U.S. Government: Mayo Decision Supports Prior Argument That Isolated Genomic DNA Is Not Patent Eligible


[author: Donald Zuhn]

Department of Justice (DOJ) SealIn its amicus brief filed in Association for Molecular Pathology v. U.S. Patent and Trademark Office ("Myriad"), the United States focuses solely on applicability of the Supreme Court's decision in Mayo Collaborative Services v. Prometheus Laboratories, Inc. on the patent eligibility of isolated genomic DNA.  The U.S. brief takes no position with respect to the impact of Mayo on Myriad's method claims (in particular, claim 20 of U.S. Patent No. 5,747,282), and concedes that "man-made complementary DNA molecules (cDNA) -- which comprise nucleotide sequences that do not exist in nature -- are patent-eligible subject matter under 35 U.S.C. § 101."

The brief notes, however, that "[a]s the United States explained in its original amicus brief, unlike cDNA, isolated but otherwise unmodified DNA molecules are not patent-eligible because they are 'products of nature,' not 'human-made inventions.'"  According to the U.S. brief, the Supreme Court's guidance in Mayo that "[p]atent protection is not available to those who simply discover existing aspects of nature, even if the discovery requires arduous work, represents keen scientific insight, and is of great value to society," simply "reinforces the conclusion that Myriad cannot patent DNA it discovered in and isolated from nature."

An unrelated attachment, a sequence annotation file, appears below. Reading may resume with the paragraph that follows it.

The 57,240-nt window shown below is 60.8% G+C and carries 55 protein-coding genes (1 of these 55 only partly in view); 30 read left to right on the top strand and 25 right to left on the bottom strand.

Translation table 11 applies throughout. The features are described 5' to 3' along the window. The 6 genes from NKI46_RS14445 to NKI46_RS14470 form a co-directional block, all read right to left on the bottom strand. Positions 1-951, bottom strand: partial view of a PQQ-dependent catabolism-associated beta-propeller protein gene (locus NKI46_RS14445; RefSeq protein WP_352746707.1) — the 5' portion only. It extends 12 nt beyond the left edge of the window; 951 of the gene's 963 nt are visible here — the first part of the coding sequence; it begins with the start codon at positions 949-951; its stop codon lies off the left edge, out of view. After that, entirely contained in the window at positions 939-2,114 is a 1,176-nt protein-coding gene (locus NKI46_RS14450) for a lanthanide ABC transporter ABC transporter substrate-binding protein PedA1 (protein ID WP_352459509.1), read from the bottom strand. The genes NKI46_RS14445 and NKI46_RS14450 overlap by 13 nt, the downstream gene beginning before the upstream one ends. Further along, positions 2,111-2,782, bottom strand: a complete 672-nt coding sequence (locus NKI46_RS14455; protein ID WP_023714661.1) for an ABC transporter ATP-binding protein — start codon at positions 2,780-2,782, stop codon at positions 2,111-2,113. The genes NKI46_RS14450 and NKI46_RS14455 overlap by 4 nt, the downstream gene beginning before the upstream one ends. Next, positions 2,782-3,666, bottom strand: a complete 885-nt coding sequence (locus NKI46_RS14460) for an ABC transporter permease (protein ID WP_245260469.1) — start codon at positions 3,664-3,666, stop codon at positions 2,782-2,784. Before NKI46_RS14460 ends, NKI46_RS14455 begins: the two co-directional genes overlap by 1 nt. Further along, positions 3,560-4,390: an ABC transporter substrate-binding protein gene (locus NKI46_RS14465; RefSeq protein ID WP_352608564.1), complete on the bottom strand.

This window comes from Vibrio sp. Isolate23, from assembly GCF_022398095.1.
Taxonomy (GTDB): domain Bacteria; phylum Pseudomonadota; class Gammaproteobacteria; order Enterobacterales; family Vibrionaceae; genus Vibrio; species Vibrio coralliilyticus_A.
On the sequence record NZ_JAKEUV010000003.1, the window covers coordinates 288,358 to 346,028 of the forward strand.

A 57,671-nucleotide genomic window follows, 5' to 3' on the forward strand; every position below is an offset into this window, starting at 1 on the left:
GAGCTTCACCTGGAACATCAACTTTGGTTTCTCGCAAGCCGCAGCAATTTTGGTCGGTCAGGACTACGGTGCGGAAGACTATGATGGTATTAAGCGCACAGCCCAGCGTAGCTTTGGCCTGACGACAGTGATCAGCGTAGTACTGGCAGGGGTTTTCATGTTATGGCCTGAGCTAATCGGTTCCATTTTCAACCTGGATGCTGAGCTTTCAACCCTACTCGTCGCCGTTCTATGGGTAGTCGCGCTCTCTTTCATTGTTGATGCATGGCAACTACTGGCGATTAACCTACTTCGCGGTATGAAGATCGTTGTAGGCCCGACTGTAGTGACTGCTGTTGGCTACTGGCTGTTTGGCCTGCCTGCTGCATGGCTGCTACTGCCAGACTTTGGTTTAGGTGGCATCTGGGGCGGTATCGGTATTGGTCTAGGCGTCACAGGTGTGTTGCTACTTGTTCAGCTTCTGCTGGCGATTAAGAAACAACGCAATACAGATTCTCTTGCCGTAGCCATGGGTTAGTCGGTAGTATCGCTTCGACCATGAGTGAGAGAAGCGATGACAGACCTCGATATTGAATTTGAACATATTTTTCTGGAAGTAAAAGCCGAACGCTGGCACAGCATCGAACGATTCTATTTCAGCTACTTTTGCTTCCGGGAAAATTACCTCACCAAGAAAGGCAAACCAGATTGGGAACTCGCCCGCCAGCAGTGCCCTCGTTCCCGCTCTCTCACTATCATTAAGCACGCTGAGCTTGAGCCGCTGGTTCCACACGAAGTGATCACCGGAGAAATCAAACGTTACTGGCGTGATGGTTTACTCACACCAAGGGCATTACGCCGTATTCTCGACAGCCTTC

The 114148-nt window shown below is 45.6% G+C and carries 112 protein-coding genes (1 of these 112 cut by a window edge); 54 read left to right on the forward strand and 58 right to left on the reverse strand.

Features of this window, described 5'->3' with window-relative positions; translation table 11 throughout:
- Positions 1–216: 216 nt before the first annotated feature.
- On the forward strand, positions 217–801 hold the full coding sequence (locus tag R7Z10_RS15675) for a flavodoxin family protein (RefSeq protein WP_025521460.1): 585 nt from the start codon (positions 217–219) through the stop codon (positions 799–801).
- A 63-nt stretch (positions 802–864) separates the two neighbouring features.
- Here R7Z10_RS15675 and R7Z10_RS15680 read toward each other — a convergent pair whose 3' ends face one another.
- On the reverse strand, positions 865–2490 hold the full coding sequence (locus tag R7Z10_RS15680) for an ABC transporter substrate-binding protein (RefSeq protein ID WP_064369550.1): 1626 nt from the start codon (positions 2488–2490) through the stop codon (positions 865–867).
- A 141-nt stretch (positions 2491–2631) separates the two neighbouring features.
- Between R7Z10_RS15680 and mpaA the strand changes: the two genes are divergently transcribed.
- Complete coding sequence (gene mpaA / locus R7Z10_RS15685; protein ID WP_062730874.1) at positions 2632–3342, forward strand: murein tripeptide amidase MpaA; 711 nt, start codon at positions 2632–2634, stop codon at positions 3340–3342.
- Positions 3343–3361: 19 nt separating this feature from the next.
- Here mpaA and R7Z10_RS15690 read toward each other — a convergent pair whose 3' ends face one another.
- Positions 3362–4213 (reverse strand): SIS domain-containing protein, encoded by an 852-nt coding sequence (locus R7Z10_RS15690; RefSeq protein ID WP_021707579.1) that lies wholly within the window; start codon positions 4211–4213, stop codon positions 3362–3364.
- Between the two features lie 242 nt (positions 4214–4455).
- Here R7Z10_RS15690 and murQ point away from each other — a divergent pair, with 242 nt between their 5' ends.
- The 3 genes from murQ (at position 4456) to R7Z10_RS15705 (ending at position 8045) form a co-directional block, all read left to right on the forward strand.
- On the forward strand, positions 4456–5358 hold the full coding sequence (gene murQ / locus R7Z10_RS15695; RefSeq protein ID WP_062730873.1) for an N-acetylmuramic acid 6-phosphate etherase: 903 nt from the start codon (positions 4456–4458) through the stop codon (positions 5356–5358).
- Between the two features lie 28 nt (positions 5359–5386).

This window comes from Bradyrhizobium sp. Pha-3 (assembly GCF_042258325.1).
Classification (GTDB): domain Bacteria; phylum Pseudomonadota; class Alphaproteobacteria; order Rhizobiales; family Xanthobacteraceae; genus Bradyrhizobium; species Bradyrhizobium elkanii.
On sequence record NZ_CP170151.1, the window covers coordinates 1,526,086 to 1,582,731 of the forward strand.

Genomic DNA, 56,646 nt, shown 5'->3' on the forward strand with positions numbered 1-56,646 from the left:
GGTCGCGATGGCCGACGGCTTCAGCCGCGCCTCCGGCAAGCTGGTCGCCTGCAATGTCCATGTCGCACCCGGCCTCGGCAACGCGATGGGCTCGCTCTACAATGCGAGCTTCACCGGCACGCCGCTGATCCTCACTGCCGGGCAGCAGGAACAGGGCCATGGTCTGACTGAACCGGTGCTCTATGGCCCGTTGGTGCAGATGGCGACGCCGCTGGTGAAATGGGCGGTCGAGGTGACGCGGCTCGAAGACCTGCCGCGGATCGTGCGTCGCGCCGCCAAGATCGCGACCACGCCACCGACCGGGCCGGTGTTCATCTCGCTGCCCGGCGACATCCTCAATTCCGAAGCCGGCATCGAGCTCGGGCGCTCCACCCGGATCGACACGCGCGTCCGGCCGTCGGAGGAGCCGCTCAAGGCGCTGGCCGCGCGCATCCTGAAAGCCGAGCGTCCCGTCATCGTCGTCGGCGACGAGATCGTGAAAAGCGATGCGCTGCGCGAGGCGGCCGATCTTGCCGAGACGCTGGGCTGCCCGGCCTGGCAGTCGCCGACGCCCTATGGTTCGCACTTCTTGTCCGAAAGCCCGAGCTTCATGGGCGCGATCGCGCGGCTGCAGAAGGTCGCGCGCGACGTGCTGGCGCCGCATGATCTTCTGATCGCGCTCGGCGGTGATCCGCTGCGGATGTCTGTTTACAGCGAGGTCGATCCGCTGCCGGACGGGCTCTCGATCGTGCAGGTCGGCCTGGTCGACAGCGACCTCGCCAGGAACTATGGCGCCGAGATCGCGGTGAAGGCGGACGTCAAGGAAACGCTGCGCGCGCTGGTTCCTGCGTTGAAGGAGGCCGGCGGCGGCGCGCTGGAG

The brief characterizes the "principal issue" on appeal as being "whether composition claims for isolated genomic DNA are directed to patent-eligible subject matter," or worded another way, as "whether such claims are impermissible attempts to patent products of nature."  Citing Diamond v. Chakrabarty, the U.S. brief contends that "[t]o be eligible for a patent, a claimed composition must be 'human-made' and 'markedly different' from a naturally occurring substance."  The brief points out that the last time the Federal Circuit decided this case, "[t]he members of this panel agreed on that basic proposition," but "disagreed about whether distinctions between isolated and genomic DNA are significant enough to render isolated DNA 'markedly different' for § 101 purposes."

According to the U.S. brief:

The Supreme Court's decision in Mayo provides guidance regarding that question.  To be sure, that guidance is indirect.  Mayo involves process, not composition, claims, and the Court's analysis focuses on the standards for determining whether a claimed process effectively claims a law of nature.  Thus, Mayo does not directly address the criteria to be used in deciding the parameters of the product-of-nature exception, and every nuance of the Court's analysis may not mechanically extend to products of nature.  Nevertheless, in at least one respect, Mayo provides an important point of reference for deciding whether a claimed composition and a naturally occurring substance are "markedly different" for purposes of § 101.